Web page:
to drive,” Reeves said. “I passenger a lot more than I drive. I
rodeo with six other guys in my truck and trailer. Sometimes we
are all together at the same time traveling.”
On a trip back from California this year, there were eleven
competitors all traveling together. Lots of competitors take their
entire families down the road with them. This is no longer the
case for Reeves.
“Being gone is hard,” Reeves said with the kind of sadness in his
voice only reserved for the most sobering moments of life. “My
wife loved to rodeo and she liked to win, but she did not like to
be gone. We have kids now and she works at home. The kind of
miles and hours we put in just traveling is hard on a competitor
and hard on their family.”
Taking the time to travel to Calgary proved to be the best move
for Reeves’ career and family. Not only did he win the rodeo, he
also got to spend seven days with his family.
“One thing people don’t understand is that you have to have an
understanding family to do this job and travel this road,” Reeves
added. “You also need a good group of people to rodeo with. They
are the people who keep you hyped up because there will be days
that you are not. The road to Vegas is a group effort for sure.”
The health factor of all athletes involved is possibly the most
difficult part of the entire endeavor. Horses were never meant
to fly down the Interstate in a tin can, and most knees are not
equipped to stop a moving steer going more than twenty miles
“I think keeping everything healthy is about the hardest thing in
the world,” Reeves said. “My good horse got hurt in Calgary. He
basically just twisted his ankle really bad, so he will be fine. But
now we are riding a young horse, she is younger than you would
think could rodeo at this level.”
Fixing problems on the fly is an added level of difficulty to this
road. Taking the time to go home and work on something with a
horse or the athlete is not possible with the packed schedule of
“You have to practice while you run those horses for money and
find places to work them for even just a minute sometimes,”
Reeves said. “Keeping them sharp is hard when you are trying to
fix stuff right there in the middle of it all.”
If it weren’t for the horses, Reeves said he would have hung his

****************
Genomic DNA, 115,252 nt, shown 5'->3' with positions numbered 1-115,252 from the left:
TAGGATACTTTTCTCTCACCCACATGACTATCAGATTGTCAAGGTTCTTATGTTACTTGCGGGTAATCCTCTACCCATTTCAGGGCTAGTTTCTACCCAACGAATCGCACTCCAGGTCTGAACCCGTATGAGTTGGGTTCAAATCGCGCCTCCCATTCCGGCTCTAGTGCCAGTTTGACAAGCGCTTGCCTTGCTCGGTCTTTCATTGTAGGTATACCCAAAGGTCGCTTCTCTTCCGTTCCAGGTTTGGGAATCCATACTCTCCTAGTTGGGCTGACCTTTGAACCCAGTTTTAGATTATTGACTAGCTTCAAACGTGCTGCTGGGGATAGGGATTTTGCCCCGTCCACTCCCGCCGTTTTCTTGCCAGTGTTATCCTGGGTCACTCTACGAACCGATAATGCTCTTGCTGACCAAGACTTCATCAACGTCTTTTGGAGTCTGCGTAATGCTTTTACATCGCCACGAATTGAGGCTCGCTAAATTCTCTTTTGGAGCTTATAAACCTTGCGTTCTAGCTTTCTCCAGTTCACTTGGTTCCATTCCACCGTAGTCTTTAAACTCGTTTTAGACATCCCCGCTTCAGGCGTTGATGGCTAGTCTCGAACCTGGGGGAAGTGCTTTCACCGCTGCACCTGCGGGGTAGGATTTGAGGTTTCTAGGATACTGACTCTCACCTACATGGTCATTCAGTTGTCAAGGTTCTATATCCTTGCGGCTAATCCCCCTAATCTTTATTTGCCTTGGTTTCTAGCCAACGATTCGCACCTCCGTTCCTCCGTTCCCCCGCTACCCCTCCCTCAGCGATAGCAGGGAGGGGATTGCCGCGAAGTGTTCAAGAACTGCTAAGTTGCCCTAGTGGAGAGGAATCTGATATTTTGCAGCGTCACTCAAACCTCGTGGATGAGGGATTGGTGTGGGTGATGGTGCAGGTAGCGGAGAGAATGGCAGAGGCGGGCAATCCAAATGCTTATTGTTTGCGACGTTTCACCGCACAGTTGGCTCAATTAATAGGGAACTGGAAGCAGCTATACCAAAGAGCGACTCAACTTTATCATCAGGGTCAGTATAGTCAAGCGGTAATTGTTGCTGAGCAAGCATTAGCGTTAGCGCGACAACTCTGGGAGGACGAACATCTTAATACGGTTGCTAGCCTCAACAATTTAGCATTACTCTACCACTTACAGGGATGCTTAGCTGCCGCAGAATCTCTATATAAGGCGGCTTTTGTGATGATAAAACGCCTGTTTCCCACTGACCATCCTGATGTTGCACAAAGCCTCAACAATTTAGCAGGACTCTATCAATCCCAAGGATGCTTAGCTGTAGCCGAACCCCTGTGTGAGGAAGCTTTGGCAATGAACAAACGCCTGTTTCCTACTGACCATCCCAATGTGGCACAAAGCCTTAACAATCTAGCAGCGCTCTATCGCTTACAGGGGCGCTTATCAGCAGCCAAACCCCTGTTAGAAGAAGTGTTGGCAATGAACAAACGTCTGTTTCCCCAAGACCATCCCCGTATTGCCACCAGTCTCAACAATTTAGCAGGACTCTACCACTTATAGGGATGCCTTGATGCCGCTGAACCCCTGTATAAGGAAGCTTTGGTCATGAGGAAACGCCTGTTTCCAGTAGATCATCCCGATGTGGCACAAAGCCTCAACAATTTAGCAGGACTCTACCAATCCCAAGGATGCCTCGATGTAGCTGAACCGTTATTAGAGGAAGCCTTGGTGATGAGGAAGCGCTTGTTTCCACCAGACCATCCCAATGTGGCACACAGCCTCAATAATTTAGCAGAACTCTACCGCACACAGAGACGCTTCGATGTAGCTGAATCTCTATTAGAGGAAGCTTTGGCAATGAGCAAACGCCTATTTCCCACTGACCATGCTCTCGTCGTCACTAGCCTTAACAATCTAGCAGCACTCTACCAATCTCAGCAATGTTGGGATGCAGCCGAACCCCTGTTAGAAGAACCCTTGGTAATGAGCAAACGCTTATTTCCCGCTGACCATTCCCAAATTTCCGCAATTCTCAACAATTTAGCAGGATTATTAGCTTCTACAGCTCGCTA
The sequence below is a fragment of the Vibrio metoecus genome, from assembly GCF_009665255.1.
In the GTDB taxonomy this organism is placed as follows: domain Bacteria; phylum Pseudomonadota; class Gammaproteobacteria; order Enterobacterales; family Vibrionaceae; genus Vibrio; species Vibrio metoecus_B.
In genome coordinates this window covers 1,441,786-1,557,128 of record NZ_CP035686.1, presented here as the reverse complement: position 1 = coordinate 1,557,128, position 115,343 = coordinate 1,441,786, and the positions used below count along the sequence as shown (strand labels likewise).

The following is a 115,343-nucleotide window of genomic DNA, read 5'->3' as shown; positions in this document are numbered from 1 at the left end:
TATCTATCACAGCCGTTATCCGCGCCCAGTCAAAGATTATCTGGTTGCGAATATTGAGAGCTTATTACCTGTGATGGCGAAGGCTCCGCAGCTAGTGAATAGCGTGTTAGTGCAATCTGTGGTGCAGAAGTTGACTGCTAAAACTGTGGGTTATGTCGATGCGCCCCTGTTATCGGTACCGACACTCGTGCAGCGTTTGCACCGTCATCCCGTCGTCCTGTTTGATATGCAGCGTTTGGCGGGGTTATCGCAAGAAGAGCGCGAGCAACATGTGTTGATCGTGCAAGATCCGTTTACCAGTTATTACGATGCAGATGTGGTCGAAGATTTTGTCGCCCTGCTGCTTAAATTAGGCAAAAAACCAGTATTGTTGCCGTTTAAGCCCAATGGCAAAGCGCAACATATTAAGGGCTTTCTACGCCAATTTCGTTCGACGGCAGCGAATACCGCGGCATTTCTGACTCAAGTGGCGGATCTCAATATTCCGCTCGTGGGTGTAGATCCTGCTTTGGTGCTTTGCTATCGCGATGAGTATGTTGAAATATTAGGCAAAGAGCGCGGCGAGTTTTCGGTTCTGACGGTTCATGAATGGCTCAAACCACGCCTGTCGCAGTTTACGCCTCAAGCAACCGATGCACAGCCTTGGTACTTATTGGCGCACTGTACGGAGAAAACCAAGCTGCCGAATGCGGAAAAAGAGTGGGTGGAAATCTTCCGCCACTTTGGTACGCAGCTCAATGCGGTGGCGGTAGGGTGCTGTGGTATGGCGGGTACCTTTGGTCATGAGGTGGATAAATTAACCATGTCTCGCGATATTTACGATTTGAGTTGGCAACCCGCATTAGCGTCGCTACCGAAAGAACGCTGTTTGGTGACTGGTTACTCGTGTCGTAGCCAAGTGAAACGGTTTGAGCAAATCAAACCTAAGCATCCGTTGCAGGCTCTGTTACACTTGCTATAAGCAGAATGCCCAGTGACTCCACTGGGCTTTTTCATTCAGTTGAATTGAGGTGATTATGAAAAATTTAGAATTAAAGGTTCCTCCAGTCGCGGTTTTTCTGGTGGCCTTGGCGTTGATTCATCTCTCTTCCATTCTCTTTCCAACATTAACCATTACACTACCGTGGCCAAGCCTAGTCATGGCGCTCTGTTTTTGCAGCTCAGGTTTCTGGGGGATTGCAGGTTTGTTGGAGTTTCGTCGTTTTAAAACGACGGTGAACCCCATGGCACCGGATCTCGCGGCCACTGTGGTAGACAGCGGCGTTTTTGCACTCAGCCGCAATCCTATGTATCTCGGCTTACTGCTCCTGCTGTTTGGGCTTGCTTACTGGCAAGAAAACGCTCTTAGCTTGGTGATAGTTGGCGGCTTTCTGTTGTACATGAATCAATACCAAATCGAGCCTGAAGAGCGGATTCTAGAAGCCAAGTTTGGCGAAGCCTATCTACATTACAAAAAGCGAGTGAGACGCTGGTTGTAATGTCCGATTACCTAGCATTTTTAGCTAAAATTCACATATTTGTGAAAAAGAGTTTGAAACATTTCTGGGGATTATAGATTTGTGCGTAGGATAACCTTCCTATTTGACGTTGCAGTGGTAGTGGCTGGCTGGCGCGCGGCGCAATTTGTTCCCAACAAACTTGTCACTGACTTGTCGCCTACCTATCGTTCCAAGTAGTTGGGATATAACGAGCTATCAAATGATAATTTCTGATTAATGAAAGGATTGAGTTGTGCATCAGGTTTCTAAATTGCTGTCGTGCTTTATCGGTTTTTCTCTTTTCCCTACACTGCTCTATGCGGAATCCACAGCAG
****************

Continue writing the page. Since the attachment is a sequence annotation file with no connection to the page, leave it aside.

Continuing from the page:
hat up a long time ago. He enjoys watching horses come into
their own and become elite athletes. The six-year-old mare
Reeves is using in place of his usual mount is proving how fun
good horses really are to compete on.
Like any honest athlete, winning is also what keeps this cowboy
out on the road, chasing world titles.
“Winning is like a drug, it is the highest high you can get,”
Reeves said. “Winning is fun no matter what it is you are doing.
I think that is why people hang on and stay out here.”
Developing a short memory and mindset to attempt perfection
on every run is key to being mentally tough on the rodeo road
to the NFR. It is the minute differences setting the top 15 apart
at the end of the day.
“It is frustrating, and it will wear on you mentally,” Reeves
explained. “You have to grow up enough to know that you are
not going to be perfect every time out but to still shoot for it.”
After winning more than half a million dollars in just two rodeos
early in the season, Reeves has taken a little bit of a dive. Small
pieces go wrong and keep him out of the money, but with grit
between his teeth and hat pulled tight, he jumps off another
horse and wrestles with the demons of the rodeo road keeping
him from the NFR.
“I have had probably the best year I am going to in my life, I am
not just going to back off the barrier and quit trying,” Reeves
said. “At this point, I might as well just keep trying. We will be
busy in the last nine weeks of the season.”
At the end of the day, Reeves said one of the few things he gets
to keep from all this are the friends he makes on the journey.
THE ROAD TO THE JUNIOR NFR
It is no secret that every kid bitten by the rodeo bug dreams of
the day they ride for the title of World Champion. For a lucky
few, that day comes a whole lot sooner as the Junior National
Finals Rodeo kicks off its third year at the Thomas and Mack.
Ringing in more than 600 competitors, ranging in age between
8-18, last year, the competition is fierce, and the stakes are high.
It was eight years ago when the juniors first stepped on the
same dirt as their idols. Not a full-blown rodeo for the juniors
until two years ago, the JNFR is quickly garnering the attention
of the top competitors moving up the ranks. Several of the
timed event qualifiers got their start in the junior events and
are now part of the top 15 competitors. It all began with Bo
Gardner in his first year as the vice president for marketing at
Las Vegas Events.
“The first year was a bunch of different events: trick riders,
mounted shooting, clown acts, just a bunch of random stuff,”
said Steve Goedert, PRCA announcer. “The first couple of years
they were just trying to get a feel for it and the direction it
would go. The entire basis of the idea for Bo was that he wanted
a spot for people to come watch an event while enjoying all that
Cowboy Christmas has to offer.”
The rough stock might be miniature sized, but they lack
nothing when it comes to performance. Unlike the regular NFR, the
juniors also compete in breakaway roping, both the girls and boys.
“Bo wanted to make a platform for the next generation of rodeo
athletes a spot to perform and incentive to bring them to Vegas
with their friends and family,” Goedert said. “One of the great
aspects of our arena is that it is upstairs in the convention center.
This allows a new group of people every hour to come through.”
The first five days of the NFR are dedicated to the rough
stock events, with four days of preliminary rounds and one
Rodeo LIFE 125